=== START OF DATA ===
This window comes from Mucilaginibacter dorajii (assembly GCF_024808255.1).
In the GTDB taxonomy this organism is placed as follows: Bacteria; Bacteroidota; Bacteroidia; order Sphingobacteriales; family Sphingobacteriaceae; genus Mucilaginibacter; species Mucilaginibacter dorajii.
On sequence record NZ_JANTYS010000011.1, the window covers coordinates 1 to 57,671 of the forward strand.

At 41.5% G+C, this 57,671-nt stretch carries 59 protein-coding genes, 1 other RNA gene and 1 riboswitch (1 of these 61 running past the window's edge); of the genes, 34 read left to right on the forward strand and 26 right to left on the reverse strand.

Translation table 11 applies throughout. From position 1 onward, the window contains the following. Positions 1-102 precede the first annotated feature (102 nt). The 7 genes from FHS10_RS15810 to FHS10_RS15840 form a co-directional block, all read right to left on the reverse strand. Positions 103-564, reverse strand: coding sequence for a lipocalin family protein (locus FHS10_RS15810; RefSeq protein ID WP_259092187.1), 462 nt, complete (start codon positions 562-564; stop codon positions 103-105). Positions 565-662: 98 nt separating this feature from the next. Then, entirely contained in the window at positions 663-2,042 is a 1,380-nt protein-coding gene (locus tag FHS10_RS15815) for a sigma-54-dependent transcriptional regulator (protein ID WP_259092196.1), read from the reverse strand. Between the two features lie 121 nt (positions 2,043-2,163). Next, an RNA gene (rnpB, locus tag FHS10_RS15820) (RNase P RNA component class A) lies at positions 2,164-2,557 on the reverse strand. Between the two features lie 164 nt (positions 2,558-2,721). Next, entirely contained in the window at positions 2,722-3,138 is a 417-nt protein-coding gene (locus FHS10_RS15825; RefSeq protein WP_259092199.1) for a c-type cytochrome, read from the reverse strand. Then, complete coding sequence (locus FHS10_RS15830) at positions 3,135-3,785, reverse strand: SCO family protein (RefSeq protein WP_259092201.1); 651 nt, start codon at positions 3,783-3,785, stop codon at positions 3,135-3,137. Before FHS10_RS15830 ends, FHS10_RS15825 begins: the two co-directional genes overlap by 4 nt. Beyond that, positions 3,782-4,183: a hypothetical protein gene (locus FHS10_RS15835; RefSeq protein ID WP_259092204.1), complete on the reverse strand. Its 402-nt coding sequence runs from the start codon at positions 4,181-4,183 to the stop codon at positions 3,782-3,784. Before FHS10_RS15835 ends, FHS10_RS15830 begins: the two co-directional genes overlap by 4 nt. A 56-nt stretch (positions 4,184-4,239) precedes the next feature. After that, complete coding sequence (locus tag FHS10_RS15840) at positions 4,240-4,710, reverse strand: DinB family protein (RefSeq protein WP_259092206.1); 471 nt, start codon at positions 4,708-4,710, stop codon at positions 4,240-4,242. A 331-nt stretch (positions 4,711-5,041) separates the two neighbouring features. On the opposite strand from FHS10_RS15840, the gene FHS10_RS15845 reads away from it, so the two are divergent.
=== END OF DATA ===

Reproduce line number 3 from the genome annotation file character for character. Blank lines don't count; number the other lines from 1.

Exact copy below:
On sequence record NZ_JANTYS010000011.1, the window covers coordinates 1 to 57,671 of the forward strand.